July 3, 2020
A jovial girl leads a caramel labradoodle around the park, they run up the hill carefree like any other child and their pet.
But there is one small clue that this relationship is different, Mack the dog, wears a blue coat indicating he is a therapy dog.
Tara Highnam is calm and focused as she leads Mack around, but this is unusual for the autistic girl that – as her mum Ash says – ‘lives at the tip of an iceberg’.
Small things can trigger Tara’s sensory overload which can lead to a full-blown meltdown of screaming, crying and sometimes throwing things.
It can be the classroom being too noisy, having a lot of people around her, or being told not to sort the crayons into colours that cause her to “explode like a shaken up bottle of Coke”, says Ash.
Seeing Tara with Mack fills Ash’s heart with joy.
“She’s calm, she’s present. She’s doesn’t have everything going crazy in her mind so she just wants to run and get away from it.”
Mackie – as Tara likes to call him – isn’t her therapy dog, they are playing to see what type of dog will be suited to her needs.
Tara says her dog hasn’t been born yet but she will get one.
Ash just needs to raise $13,500. She has a Givealittle page and has received a $2500 grant from the Mazda Foundation.
Once Tara receives a dog it will enable her to live more like a child without disabilities and hopefully go to school full time, says Ash.
The eight-year-old does half days at school because the environment is too much for her.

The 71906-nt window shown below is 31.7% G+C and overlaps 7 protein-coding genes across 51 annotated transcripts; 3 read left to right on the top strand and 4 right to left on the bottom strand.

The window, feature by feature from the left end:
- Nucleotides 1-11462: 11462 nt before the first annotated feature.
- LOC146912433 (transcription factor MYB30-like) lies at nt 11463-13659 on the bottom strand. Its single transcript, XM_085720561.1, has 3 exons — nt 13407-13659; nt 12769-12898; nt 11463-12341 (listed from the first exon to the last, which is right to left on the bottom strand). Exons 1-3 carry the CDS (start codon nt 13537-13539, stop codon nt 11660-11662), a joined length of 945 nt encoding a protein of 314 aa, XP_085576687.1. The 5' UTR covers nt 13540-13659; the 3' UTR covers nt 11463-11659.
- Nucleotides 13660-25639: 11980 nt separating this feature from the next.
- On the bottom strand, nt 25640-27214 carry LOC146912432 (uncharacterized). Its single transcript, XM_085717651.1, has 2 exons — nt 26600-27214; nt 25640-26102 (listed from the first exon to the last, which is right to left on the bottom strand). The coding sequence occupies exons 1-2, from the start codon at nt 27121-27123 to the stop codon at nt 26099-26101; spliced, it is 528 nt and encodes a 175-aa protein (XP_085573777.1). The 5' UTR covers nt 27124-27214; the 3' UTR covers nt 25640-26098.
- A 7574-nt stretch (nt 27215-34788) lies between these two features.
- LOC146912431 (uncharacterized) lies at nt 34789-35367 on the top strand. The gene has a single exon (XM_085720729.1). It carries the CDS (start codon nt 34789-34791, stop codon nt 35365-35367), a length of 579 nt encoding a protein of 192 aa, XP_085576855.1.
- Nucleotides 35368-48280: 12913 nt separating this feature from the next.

“It will enable Tara to reintegrate back to the community, because she struggles a lot now, even just to go to the supermarket.
“It becomes too much, too much noise, too many people, the sounds are very overwhelming for her and are huge triggers.”
Ash says the term reintegrating makes it seem like Tara has come out of prison and in some ways her condition is like that.
Tara has ADHD, global developmental delay and sensory processing issues along with autism.
Each dog is trained specifically to suit the needs of their owner says Therapy Dogs New Zealand director Wendy Isaacs.
“The aim is not to produce a service dog that performs tasks per se, but to produce a companion, a friend, because these kids don’t make friends and they don’t get invited to parties and it’s really hard.”
The dogs are also trained to help calm their owner and promote sleep by sitting on a person’s lap and being patted which brings them back to the present.
“They’re relaxed and they’re able to keep the child relaxed.
“They’ve got to have really good obedience, really good social behaviour. A dog they can take with them everywhere because if they have a dog in the home that provides really good therapy, but when they have to leave their home the anxiety increases and they can’t bring it down [themselves].
“There’s just something between a child and a dog that we can’t understand. There’s a connection and something that happens and it just works.”
Mack and Tara’s quick rapport is evidence of this and Ash hopes to have a therapy dog for her early next year.
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